use Plack::Runner;
my $runner = Plack::Runner->new;
$runner->parse_options( $config->get_server_args() );

and the app.psgi

use My::Framework::Config qw($cfg);    # the PSGI Framework loads the config
                                       # (usually an blessed hashref)
                                       # before(!) the app.psgi is even processed.
                                       # good practice for easy deployment
                                       # the config is usually in well-known serialized format
                                       # like YAML of IniFiles and so on..
                                       # all(!) applications should(!) use it
use Plack::Builder;

my $app1 = My::App1::Instance->get();
my $app2 = My::App2::Instance->get();
# etc,,,
my $main = sub { ... };

builder {
   enable "Session";         # session management is usually COMMON (!) for all apps

   enable "Static" .....;    # serving static public files (like from /pub)
                             # but usually it is handled by the rev-proxy itself

   enable "Auth::Some ... "; # central authentication (login) - (Who are you?) - or 401

                             # NOTE: The authorization (What can you do?) is a split between
                             # - some midlewares (e.g. the user with the given identity could run the app?)
                             # - and (ofc) the app's internal logic (e.g. 403 - this is admin-only function)

   enable "Other::Middlewares::Common::For::All::Apps";

   mount "/app1" => builder {
      enable "Access", rules => ... # some rules based on the $cfg and/or the above Auth
      enable "Some::App::Specific::Middleware";

   mount "/app2" => builder {
      enable "Access", rules => ... # another rules ...
      enable "Another::Set::Of::Middlewares";

   mount "/" => $main;

The PSGI allows easy integration of many PSGI compliant applications. But this also means:
  • the startup_script.pl and the app.psgi is usually precisely tailored for the local environment
  • it is possible to "ship" the both as an simple example scripts which allows run the web-app
  • but usually they're modified to take into account the installation specific env.
  • e.g.: With great power, comes great responsibility. smile

More informations - Links

For more information, check:

For the hackers...

The current fast-path Foswiki under PSGI

Foswiki just works with CPAN:CGI::Emulate::PSGI under any PSGI-server.

Some (not really) problems:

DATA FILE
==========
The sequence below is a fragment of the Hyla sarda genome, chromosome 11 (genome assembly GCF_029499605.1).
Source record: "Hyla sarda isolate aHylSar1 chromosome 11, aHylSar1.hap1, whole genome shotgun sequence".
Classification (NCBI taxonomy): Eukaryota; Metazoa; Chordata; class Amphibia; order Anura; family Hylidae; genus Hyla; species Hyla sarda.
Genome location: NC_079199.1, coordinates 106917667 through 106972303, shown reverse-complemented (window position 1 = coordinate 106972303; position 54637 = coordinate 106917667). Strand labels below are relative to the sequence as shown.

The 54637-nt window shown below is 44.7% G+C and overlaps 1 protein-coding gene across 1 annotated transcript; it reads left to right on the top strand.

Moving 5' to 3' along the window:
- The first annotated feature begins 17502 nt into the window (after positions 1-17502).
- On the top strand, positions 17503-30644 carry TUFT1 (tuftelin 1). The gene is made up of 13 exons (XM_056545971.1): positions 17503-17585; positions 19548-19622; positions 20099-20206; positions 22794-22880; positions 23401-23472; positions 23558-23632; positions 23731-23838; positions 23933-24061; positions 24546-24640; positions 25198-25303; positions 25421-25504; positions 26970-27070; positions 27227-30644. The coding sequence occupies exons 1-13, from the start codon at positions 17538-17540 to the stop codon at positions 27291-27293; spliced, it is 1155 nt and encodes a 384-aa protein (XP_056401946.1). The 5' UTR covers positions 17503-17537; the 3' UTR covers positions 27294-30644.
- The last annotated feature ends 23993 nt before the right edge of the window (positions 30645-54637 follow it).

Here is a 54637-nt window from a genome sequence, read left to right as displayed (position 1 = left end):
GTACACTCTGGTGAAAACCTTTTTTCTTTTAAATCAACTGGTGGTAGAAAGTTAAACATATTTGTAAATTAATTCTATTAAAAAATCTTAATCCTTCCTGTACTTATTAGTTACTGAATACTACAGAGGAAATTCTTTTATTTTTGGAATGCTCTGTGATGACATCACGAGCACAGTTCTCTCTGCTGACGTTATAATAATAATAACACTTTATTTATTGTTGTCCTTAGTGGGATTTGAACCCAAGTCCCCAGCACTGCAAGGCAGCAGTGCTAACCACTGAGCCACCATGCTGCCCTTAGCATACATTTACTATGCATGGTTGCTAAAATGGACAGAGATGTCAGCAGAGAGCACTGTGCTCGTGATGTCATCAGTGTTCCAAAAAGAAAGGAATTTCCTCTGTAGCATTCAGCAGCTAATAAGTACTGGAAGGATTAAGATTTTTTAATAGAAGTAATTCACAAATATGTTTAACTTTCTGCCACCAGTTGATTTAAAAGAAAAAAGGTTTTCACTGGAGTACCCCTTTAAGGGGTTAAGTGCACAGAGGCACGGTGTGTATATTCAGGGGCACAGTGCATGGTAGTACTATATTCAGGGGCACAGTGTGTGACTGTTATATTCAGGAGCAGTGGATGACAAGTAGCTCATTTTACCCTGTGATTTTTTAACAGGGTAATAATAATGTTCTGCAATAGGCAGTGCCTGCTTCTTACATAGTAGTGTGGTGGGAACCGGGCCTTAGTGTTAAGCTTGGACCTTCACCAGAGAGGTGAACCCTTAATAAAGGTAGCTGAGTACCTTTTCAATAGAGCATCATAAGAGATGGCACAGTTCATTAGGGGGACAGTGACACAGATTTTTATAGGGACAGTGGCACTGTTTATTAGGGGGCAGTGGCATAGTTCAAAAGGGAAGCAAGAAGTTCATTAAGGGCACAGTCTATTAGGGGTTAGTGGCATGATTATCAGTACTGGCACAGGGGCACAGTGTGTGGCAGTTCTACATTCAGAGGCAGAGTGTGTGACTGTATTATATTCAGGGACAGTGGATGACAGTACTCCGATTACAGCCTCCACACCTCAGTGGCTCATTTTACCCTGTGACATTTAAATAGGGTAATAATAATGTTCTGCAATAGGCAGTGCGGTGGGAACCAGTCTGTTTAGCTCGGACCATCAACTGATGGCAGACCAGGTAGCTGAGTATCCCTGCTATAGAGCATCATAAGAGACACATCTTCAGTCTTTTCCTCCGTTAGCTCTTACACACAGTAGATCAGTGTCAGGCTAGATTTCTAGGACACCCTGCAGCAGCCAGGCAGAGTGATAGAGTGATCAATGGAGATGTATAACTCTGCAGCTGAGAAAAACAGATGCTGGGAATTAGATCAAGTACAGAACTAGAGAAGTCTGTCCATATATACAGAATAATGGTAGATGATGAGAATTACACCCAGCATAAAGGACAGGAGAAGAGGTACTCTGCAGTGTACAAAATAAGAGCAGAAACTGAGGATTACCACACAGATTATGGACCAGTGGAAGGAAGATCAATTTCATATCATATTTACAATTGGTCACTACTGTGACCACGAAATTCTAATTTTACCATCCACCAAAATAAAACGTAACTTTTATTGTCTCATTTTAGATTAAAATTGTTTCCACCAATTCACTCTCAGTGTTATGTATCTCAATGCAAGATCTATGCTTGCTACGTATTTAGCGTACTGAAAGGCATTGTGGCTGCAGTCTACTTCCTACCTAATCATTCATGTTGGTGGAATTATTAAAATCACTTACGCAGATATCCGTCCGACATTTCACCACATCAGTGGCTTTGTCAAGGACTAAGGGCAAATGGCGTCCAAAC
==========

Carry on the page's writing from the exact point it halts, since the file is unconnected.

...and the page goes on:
• Because the Foswiki does the "bootstrapping" the not configured Foswiki can't run under Starman. Because the Starman preforks N-workers, e.g. after the config save the workers aren't configured. Solvable by the $env->{psgix.harakiri}, but still is better doing the configuration with "plackup".
  • The server must be restarted after the LSC changes - reason: as above. Solvable - but better to change "when and how" the configuration is loaded.
Some bigger problem:
  • The CPAN:CGI::Emulate::PSGI in the "protocol translation" attaches an tempfile to the CGI's STDOUT. E.g. the response from the CGI app going first into en IO::File->new_tmpfile;, which is parsed by CPAN:CGI::Parse::PSGI. The tempfile creation slows down a bit the responses (but not much - it is comparable fast with the current FCGI - and in the SSD filesystem it is really FAST - as any other persistent solution).
The real problem
  • it leaks memory as Titanic. frown, sad smile (and yet don't know why and where - and honestly - my perl isn't enough good to find the leaks.) cry sweating
  • e.g. using the CPAN:Plack::Middleware::SizeLimit is absolutely a must. (but on the OS X it slows down the requests, because it uses CPAN:Process::SizeLimit::Core and this module does poor job on OS X (it forks the top command for every memory check)). cry

This is my app.psgi - me using it also for quick hacking:

use 5.014;
use warnings;

use Cwd;

use Plack::Builder;
use Plack::Request;
use Plack::Response;

use Plack::App::Directory;
use CGI::Emulate::PSGI;

use Data::Dumper;
use JSON;
use Encode;

sub PE { print STDERR @_ }   #helper...


   $root = getcwd;
   die "Wrong directory (cwd: $root)! Can't found $root/bin/setlib.cfg" unless -f "$root/bin/setlib.cfg";
   $ENV{FOSWIKI_SCRIPTS} = "$root/bin";
   require "$root/bin/setlib.cfg";
   $Foswiki::cfg{Engine} = 'Foswiki::Engine::CGI';
   mkdir "$root/NYT" unless -d "$root/NYT";   #NYTProf dir

# the 5-line manually crafted Foswiki/CGI wrapper
my $foswiki = CGI::Emulate::PSGI->handler(sub {
   use Foswiki();
   use Foswiki::UI ();

builder {
   enable SizeLimit => ( max_process_size_in_kb => '128000000', check_every_n_requests => 100, log_when_limits_exceeded => 1);

   enable "Static", path => qr{/pub/}, root => "$root";

   enable sub {   #inline middleware (hacking)
      my $app = shift;
      return sub { my $env = shift;

         # quick runtime hacking of the LSC
         # without the need edit LSC or run the configure
         #$Foswiki::cfg{Password} = '$apr1$lkVoNZWx$F8o4t7huQT7o9q8cTY8Ps/' # password: q
         $Foswiki::cfg{Trace}{LoginManager} = 1;
         #PE Dumper $Foswiki::cfg{SwitchBoard};

         # dump something from the input, like the configure's JSON-RPC
         #my $req = Plack::Request->new($env);
         #if($req && $req->content_type &&  $req->content_type =~ /json/i ) {
         #   PE "REQUEST:\n",JSON->new->utf8->pretty->encode( decode_json( $req->content ) );

         #call the next...
         my $res = $app->($env);